The US privacy landscape: complex and in a state of flux
US privacy laws consist of a multitude of federal and state regulations that protect the personal information of individuals from unauthorized use or disclosure. If you are doing business in the US don't get caught out, or assume that your company's 'GDPR-oriented framework' will suffice.
Here are some key points to grasp about the complex US privacy scene:
Federal Privacy Laws
There are many federal privacy laws in the US typically aligned with industry sectors. Some well known examples include:
- The Health Insurance Portability and Accountability Act (HIPAA), regulates the privacy and security of personal health information
- The Children's Online Privacy Protection Act (COPPA), protects the online privacy of children under the age of 13
- The Gramm-Leach-Bliley Act (GLBA) regulates financial institutions' use of consumer data
- The Fair Credit Reporting Act (FCRA) regulates how consumer credit information is collected, used, and shared
- The Family Educational Rights and Privacy Act (FERPA) protects the privacy of students' education records
- The Electronic Communications Privacy Act (ECPA) regulates the interception of electronic communications and the collection of personal information by the government and certain private entities
- The Telephone Consumer Protection Act (TCPA) regulates the use of automated telephone equipment, such as robocalls and text messages, for telemarketing purposes.
- The Controlling the Assault of Non-Solicited Pornography And Marketing Act (CAN-SPAM) regulates commercial email messages.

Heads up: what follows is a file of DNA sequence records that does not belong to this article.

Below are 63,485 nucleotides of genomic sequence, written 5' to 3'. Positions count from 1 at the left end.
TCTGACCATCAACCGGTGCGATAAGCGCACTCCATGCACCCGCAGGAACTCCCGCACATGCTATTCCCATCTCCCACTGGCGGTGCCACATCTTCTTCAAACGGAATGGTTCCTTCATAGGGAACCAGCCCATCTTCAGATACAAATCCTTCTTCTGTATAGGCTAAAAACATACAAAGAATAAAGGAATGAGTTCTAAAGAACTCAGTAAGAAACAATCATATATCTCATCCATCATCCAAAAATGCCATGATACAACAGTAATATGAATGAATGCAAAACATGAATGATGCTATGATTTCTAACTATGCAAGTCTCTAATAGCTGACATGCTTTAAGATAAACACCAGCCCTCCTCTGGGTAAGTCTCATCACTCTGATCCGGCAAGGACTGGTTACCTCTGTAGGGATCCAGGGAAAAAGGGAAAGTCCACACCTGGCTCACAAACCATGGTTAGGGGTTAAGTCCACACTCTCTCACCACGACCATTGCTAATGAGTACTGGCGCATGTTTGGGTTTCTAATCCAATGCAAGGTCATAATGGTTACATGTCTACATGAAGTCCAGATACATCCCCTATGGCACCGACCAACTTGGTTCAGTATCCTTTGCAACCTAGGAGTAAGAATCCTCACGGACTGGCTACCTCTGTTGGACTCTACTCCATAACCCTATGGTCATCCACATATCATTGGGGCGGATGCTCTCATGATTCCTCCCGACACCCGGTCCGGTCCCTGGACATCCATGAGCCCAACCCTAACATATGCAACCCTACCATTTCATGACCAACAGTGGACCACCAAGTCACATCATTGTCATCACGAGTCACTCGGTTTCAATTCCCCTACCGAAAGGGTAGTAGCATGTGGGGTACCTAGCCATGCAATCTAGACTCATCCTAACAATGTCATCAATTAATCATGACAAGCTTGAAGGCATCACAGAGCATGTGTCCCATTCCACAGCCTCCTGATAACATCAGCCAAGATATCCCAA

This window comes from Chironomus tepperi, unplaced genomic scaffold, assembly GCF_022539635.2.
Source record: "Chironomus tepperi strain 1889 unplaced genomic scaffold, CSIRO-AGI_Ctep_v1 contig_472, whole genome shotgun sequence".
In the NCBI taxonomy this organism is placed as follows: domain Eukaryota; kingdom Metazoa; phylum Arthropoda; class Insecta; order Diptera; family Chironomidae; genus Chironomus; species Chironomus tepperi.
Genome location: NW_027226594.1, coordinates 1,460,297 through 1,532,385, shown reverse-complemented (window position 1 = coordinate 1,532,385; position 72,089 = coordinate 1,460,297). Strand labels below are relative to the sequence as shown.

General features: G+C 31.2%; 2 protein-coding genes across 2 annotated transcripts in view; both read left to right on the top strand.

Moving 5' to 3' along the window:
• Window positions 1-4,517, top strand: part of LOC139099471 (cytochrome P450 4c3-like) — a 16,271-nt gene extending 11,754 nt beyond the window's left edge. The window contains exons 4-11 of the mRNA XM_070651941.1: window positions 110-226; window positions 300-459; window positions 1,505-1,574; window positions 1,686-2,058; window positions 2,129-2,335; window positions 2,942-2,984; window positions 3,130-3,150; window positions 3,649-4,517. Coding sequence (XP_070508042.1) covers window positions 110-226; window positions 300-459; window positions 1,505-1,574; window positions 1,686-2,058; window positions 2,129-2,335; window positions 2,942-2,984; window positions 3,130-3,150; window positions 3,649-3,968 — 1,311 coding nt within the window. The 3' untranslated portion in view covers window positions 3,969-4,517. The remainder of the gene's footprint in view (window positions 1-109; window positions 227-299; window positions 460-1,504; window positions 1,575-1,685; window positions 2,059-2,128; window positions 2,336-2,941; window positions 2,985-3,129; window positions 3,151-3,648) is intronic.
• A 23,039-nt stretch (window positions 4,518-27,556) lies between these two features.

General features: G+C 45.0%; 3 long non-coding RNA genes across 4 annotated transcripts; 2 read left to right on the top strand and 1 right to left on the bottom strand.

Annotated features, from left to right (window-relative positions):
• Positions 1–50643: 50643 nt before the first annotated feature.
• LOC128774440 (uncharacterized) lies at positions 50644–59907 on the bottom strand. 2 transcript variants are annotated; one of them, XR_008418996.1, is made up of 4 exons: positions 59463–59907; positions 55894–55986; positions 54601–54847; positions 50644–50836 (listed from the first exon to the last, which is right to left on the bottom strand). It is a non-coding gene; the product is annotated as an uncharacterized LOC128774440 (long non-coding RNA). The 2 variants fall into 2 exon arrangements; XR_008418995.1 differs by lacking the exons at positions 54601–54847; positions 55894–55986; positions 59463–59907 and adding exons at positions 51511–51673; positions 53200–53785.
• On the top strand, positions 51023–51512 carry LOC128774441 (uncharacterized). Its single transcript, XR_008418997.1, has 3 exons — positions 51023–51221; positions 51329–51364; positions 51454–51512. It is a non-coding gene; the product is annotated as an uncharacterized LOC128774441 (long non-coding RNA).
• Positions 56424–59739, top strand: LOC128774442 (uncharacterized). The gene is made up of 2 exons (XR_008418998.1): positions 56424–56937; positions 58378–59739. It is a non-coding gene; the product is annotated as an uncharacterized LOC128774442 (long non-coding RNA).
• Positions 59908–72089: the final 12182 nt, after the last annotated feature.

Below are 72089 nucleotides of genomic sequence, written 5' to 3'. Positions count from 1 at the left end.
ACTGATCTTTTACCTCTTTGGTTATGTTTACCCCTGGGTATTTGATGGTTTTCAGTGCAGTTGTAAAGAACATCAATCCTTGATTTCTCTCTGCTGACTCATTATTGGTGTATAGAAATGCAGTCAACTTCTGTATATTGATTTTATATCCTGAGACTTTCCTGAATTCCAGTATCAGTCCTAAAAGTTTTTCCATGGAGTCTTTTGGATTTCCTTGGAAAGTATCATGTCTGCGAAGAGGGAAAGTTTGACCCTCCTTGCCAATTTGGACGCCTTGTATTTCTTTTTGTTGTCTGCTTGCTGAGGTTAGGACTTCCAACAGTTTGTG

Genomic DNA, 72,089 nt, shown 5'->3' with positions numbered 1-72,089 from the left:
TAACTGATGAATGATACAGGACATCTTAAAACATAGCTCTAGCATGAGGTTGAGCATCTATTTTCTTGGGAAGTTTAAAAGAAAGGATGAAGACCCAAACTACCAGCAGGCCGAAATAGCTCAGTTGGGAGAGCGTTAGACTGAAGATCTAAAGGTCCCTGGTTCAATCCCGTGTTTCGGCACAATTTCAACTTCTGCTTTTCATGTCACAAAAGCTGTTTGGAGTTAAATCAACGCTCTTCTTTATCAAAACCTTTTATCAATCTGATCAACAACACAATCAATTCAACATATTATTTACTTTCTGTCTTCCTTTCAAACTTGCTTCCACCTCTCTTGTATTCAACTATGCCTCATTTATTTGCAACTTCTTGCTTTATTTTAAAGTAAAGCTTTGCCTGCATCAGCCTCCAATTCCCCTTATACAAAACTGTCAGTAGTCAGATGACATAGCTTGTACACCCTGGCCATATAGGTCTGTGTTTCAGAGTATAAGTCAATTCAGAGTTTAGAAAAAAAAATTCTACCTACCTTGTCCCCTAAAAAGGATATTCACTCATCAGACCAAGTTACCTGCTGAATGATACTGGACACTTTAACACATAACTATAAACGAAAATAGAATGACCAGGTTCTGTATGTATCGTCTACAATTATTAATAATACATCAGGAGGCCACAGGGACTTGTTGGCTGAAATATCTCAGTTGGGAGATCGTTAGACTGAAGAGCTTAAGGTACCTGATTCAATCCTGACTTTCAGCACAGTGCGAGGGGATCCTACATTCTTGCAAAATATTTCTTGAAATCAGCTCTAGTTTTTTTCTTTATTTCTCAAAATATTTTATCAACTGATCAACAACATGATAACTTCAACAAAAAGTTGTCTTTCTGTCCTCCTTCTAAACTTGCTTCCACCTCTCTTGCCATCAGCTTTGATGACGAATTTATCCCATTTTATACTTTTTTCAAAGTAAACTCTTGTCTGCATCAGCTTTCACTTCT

State Privacy Laws
A growing number of US states have their own privacy laws including:
- California (California Consumer Privacy Act/California Privacy Rights Act)
- Virginia (Virginia Consumer Data Protection Act)
- Connecticut (Connecticut Data Privacy Act)
- Colorado (Colorado Privacy Act)
- Utah (Utah Consumer Privacy Act)
- Indiana (Indiana Consumer Data Protection Act)
- Iowa (Iowa Consumer Data Protection Act)
- Illinois (biometrics)
- Vermont (data broker)
US privacy laws are enforced by various government agencies, including the Federal Trade Commission (FTC), the Department of Health and Human Services (HHS), and state attorneys general. Individuals may also have the right to file private lawsuits for violations of certain privacy laws.
Consistencies and inconsistencies
Requirements, terminology and definitions vary from law to law. One consistency is that all 50 states have data breach notification laws that require businesses or governments to notify consumers or citizens if their personal information is breached.
The big question
Will your company's 'GDPR-oriented framework' or 'gold standard' be fit for purpose in relation to addressing the complex US privacy landscape.
Unless you identify the numerous nuances across the applicable US laws, and address these within your framework, you will quickly realise that your company will be exposed from a compliance risk and legal risk perspective.
Get an overview and get the certification
With a huge amount of change happening currently on the US privacy scene, now is a good time to get a baseline by taking IAPP's US Private-Sector Privacy course that leads to their CIPP/US certification.
IAPP have recently updated the course material to reflect recent changes and, as an Official IAPP Training Partner, Purpose and Means have several courses scheduled between now and the end of the year delivered by the highly knowledgeable and experienced privacy professional, Petruta Pirvan:
In-person, in Copenhagen (0900-1630 CET):
- 4 & 5 September
Live online (1500-1900 CET):
- 19, 20. 26 & 27 June
- 21, 22, 28 & 29 August
- 23, 24, 30 & 31 October
- 20, 21, 27 & 28 November
More information and course registration can be found here.